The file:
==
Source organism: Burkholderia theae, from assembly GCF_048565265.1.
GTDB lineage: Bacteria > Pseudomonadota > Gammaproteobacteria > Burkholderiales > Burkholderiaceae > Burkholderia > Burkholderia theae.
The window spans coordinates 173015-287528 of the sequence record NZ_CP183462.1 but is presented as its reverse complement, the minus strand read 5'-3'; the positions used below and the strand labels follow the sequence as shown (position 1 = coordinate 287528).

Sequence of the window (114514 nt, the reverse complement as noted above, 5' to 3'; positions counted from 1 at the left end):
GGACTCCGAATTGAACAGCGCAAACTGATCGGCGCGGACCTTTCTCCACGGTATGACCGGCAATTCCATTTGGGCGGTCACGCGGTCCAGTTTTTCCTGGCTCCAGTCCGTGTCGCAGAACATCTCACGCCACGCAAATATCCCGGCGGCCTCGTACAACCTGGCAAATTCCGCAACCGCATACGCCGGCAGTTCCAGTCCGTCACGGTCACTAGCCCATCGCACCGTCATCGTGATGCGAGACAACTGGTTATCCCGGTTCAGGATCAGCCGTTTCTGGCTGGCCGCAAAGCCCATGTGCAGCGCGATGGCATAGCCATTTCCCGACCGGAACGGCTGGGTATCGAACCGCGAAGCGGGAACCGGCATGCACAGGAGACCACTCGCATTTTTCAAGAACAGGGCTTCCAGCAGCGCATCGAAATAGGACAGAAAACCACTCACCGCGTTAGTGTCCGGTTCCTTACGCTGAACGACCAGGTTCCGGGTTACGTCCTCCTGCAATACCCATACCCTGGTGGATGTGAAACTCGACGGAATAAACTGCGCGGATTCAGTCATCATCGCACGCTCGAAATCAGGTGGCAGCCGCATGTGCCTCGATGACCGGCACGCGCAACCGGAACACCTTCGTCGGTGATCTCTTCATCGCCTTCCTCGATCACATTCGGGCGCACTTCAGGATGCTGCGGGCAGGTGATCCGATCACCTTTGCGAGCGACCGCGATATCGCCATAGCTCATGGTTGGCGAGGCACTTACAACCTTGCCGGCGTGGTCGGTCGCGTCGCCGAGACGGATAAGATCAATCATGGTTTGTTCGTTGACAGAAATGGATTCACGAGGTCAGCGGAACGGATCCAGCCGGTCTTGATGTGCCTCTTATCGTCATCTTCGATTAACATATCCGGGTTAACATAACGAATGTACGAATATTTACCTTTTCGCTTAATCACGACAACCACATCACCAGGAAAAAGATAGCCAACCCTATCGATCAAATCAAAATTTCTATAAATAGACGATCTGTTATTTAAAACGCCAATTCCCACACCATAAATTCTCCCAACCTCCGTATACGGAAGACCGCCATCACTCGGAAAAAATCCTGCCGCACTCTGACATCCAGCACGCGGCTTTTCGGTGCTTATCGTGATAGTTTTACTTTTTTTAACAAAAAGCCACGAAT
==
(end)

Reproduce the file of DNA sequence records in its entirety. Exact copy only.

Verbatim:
Source organism: Burkholderia theae, from assembly GCF_048565265.1.
GTDB lineage: Bacteria > Pseudomonadota > Gammaproteobacteria > Burkholderiales > Burkholderiaceae > Burkholderia > Burkholderia theae.
The window spans coordinates 173015-287528 of the sequence record NZ_CP183462.1 but is presented as its reverse complement, the minus strand read 5'-3'; the positions used below and the strand labels follow the sequence as shown (position 1 = coordinate 287528).

Sequence of the window (114514 nt, the reverse complement as noted above, 5' to 3'; positions counted from 1 at the left end):
GGACTCCGAATTGAACAGCGCAAACTGATCGGCGCGGACCTTTCTCCACGGTATGACCGGCAATTCCATTTGGGCGGTCACGCGGTCCAGTTTTTCCTGGCTCCAGTCCGTGTCGCAGAACATCTCACGCCACGCAAATATCCCGGCGGCCTCGTACAACCTGGCAAATTCCGCAACCGCATACGCCGGCAGTTCCAGTCCGTCACGGTCACTAGCCCATCGCACCGTCATCGTGATGCGAGACAACTGGTTATCCCGGTTCAGGATCAGCCGTTTCTGGCTGGCCGCAAAGCCCATGTGCAGCGCGATGGCATAGCCATTTCCCGACCGGAACGGCTGGGTATCGAACCGCGAAGCGGGAACCGGCATGCACAGGAGACCACTCGCATTTTTCAAGAACAGGGCTTCCAGCAGCGCATCGAAATAGGACAGAAAACCACTCACCGCGTTAGTGTCCGGTTCCTTACGCTGAACGACCAGGTTCCGGGTTACGTCCTCCTGCAATACCCATACCCTGGTGGATGTGAAACTCGACGGAATAAACTGCGCGGATTCAGTCATCATCGCACGCTCGAAATCAGGTGGCAGCCGCATGTGCCTCGATGACCGGCACGCGCAACCGGAACACCTTCGTCGGTGATCTCTTCATCGCCTTCCTCGATCACATTCGGGCGCACTTCAGGATGCTGCGGGCAGGTGATCCGATCACCTTTGCGAGCGACCGCGATATCGCCATAGCTCATGGTTGGCGAGGCACTTACAACCTTGCCGGCGTGGTCGGTCGCGTCGCCGAGACGGATAAGATCAATCATGGTTTGTTCGTTGACAGAAATGGATTCACGAGGTCAGCGGAACGGATCCAGCCGGTCTTGATGTGCCTCTTATCGTCATCTTCGATTAACATATCCGGGTTAACATAACGAATGTACGAATATTTACCTTTTCGCTTAATCACGACAACCACATCACCAGGAAAAAGATAGCCAACCCTATCGATCAAATCAAAATTTCTATAAATAGACGATCTGTTATTTAAAACGCCAATTCCCACACCATAAATTCTCCCAACCTCCGTATACGGAAGACCGCCATCACTCGGAAAAAATCCTGCCGCACTCTGACATCCAGCACGCGGCTTTTCGGTGCTTATCGTGATAGTTTTACTTTTTTTAACAAAAAGCCACGAAT